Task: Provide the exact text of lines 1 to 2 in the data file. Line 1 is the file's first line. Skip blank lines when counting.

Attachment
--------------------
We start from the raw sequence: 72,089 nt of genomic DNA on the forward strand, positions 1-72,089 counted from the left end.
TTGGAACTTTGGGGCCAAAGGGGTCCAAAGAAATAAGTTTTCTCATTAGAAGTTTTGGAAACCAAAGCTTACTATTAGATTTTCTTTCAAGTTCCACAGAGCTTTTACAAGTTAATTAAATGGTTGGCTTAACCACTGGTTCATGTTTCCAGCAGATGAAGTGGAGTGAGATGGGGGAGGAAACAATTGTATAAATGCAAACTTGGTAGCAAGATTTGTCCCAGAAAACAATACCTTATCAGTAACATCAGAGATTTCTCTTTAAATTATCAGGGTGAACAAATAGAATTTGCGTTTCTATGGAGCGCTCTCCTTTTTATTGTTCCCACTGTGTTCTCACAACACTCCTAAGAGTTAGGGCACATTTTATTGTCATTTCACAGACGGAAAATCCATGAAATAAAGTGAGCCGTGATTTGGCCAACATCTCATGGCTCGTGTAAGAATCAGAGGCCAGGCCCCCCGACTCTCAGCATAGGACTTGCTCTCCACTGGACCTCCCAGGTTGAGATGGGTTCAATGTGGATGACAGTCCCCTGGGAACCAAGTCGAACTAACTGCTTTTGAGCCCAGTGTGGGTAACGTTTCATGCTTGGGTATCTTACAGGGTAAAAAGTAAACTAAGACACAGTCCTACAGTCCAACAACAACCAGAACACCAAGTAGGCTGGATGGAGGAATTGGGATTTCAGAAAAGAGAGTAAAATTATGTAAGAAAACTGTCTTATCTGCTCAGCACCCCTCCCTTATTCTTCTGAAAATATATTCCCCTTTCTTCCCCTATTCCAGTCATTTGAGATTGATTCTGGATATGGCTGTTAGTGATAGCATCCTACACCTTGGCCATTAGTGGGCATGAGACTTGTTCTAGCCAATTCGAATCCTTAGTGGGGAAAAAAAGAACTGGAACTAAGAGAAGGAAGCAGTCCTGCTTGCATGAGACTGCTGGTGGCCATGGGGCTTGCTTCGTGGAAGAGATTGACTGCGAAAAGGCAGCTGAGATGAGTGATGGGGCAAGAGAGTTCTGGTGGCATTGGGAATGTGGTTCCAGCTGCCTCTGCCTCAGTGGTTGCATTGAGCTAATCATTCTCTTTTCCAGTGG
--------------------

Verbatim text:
We start from the raw sequence: 72,089 nt of genomic DNA on the forward strand, positions 1-72,089 counted from the left end.
TTGGAACTTTGGGGCCAAAGGGGTCCAAAGAAATAAGTTTTCTCATTAGAAGTTTTGGAAACCAAAGCTTACTATTAGATTTTCTTTCAAGTTCCACAGAGCTTTTACAAGTTAATTAAATGGTTGGCTTAACCACTGGTTCATGTTTCCAGCAGATGAAGTGGAGTGAGATGGGGGAGGAAACAATTGTATAAATGCAAACTTGGTAGCAAGATTTGTCCCAGAAAACAATACCTTATCAGTAACATCAGAGATTTCTCTTTAAATTATCAGGGTGAACAAATAGAATTTGCGTTTCTATGGAGCGCTCTCCTTTTTATTGTTCCCACTGTGTTCTCACAACACTCCTAAGAGTTAGGGCACATTTTATTGTCATTTCACAGACGGAAAATCCATGAAATAAAGTGAGCCGTGATTTGGCCAACATCTCATGGCTCGTGTAAGAATCAGAGGCCAGGCCCCCCGACTCTCAGCATAGGACTTGCTCTCCACTGGACCTCCCAGGTTGAGATGGGTTCAATGTGGATGACAGTCCCCTGGGAACCAAGTCGAACTAACTGCTTTTGAGCCCAGTGTGGGTAACGTTTCATGCTTGGGTATCTTACAGGGTAAAAAGTAAACTAAGACACAGTCCTACAGTCCAACAACAACCAGAACACCAAGTAGGCTGGATGGAGGAATTGGGATTTCAGAAAAGAGAGTAAAATTATGTAAGAAAACTGTCTTATCTGCTCAGCACCCCTCCCTTATTCTTCTGAAAATATATTCCCCTTTCTTCCCCTATTCCAGTCATTTGAGATTGATTCTGGATATGGCTGTTAGTGATAGCATCCTACACCTTGGCCATTAGTGGGCATGAGACTTGTTCTAGCCAATTCGAATCCTTAGTGGGGAAAAAAAGAACTGGAACTAAGAGAAGGAAGCAGTCCTGCTTGCATGAGACTGCTGGTGGCCATGGGGCTTGCTTCGTGGAAGAGATTGACTGCGAAAAGGCAGCTGAGATGAGTGATGGGGCAAGAGAGTTCTGGTGGCATTGGGAATGTGGTTCCAGCTGCCTCTGCCTCAGTGGTTGCATTGAGCTAATCATTCTCTTTTCCAGTGG